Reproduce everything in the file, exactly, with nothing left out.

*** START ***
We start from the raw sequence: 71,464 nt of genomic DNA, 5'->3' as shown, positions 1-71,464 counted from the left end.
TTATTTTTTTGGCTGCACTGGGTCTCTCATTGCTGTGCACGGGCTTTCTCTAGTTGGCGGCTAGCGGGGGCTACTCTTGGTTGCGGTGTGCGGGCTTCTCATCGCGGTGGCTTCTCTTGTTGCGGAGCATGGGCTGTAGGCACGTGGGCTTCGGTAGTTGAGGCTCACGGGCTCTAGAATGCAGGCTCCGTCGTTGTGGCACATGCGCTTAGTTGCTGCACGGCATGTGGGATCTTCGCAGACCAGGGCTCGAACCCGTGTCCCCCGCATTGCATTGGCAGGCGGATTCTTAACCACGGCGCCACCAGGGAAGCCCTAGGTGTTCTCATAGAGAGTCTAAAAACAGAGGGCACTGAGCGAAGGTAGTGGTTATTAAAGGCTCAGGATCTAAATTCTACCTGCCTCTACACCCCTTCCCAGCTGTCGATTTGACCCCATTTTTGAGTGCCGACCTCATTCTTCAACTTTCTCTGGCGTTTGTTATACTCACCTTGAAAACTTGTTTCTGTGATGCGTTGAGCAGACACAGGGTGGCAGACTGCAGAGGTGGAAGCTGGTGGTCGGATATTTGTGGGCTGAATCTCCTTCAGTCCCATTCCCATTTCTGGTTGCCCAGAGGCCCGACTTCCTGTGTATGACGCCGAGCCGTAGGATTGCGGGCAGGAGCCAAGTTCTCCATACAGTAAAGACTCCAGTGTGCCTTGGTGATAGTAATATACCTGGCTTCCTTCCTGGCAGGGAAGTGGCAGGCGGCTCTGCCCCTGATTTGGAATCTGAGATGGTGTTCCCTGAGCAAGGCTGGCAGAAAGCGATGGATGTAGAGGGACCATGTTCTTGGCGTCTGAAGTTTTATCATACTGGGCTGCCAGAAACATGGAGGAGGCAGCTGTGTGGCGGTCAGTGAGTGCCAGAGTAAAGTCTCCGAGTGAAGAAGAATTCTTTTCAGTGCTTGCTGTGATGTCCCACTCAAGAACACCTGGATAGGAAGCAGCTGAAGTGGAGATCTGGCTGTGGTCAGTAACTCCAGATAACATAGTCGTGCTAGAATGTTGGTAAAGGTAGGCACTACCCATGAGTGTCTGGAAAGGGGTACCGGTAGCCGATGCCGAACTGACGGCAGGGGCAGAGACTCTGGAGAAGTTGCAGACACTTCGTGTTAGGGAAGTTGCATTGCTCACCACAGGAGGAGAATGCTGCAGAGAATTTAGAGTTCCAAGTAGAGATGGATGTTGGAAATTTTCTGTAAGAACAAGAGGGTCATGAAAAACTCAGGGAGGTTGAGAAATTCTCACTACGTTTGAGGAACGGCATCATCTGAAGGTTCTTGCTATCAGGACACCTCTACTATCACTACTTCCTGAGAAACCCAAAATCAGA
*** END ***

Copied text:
We start from the raw sequence: 71,464 nt of genomic DNA, 5'->3' as shown, positions 1-71,464 counted from the left end.
TTATTTTTTTGGCTGCACTGGGTCTCTCATTGCTGTGCACGGGCTTTCTCTAGTTGGCGGCTAGCGGGGGCTACTCTTGGTTGCGGTGTGCGGGCTTCTCATCGCGGTGGCTTCTCTTGTTGCGGAGCATGGGCTGTAGGCACGTGGGCTTCGGTAGTTGAGGCTCACGGGCTCTAGAATGCAGGCTCCGTCGTTGTGGCACATGCGCTTAGTTGCTGCACGGCATGTGGGATCTTCGCAGACCAGGGCTCGAACCCGTGTCCCCCGCATTGCATTGGCAGGCGGATTCTTAACCACGGCGCCACCAGGGAAGCCCTAGGTGTTCTCATAGAGAGTCTAAAAACAGAGGGCACTGAGCGAAGGTAGTGGTTATTAAAGGCTCAGGATCTAAATTCTACCTGCCTCTACACCCCTTCCCAGCTGTCGATTTGACCCCATTTTTGAGTGCCGACCTCATTCTTCAACTTTCTCTGGCGTTTGTTATACTCACCTTGAAAACTTGTTTCTGTGATGCGTTGAGCAGACACAGGGTGGCAGACTGCAGAGGTGGAAGCTGGTGGTCGGATATTTGTGGGCTGAATCTCCTTCAGTCCCATTCCCATTTCTGGTTGCCCAGAGGCCCGACTTCCTGTGTATGACGCCGAGCCGTAGGATTGCGGGCAGGAGCCAAGTTCTCCATACAGTAAAGACTCCAGTGTGCCTTGGTGATAGTAATATACCTGGCTTCCTTCCTGGCAGGGAAGTGGCAGGCGGCTCTGCCCCTGATTTGGAATCTGAGATGGTGTTCCCTGAGCAAGGCTGGCAGAAAGCGATGGATGTAGAGGGACCATGTTCTTGGCGTCTGAAGTTTTATCATACTGGGCTGCCAGAAACATGGAGGAGGCAGCTGTGTGGCGGTCAGTGAGTGCCAGAGTAAAGTCTCCGAGTGAAGAAGAATTCTTTTCAGTGCTTGCTGTGATGTCCCACTCAAGAACACCTGGATAGGAAGCAGCTGAAGTGGAGATCTGGCTGTGGTCAGTAACTCCAGATAACATAGTCGTGCTAGAATGTTGGTAAAGGTAGGCACTACCCATGAGTGTCTGGAAAGGGGTACCGGTAGCCGATGCCGAACTGACGGCAGGGGCAGAGACTCTGGAGAAGTTGCAGACACTTCGTGTTAGGGAAGTTGCATTGCTCACCACAGGAGGAGAATGCTGCAGAGAATTTAGAGTTCCAAGTAGAGATGGATGTTGGAAATTTTCTGTAAGAACAAGAGGGTCATGAAAAACTCAGGGAGGTTGAGAAATTCTCACTACGTTTGAGGAACGGCATCATCTGAAGGTTCTTGCTATCAGGACACCTCTACTATCACTACTTCCTGAGAAACCCAAAATCAGA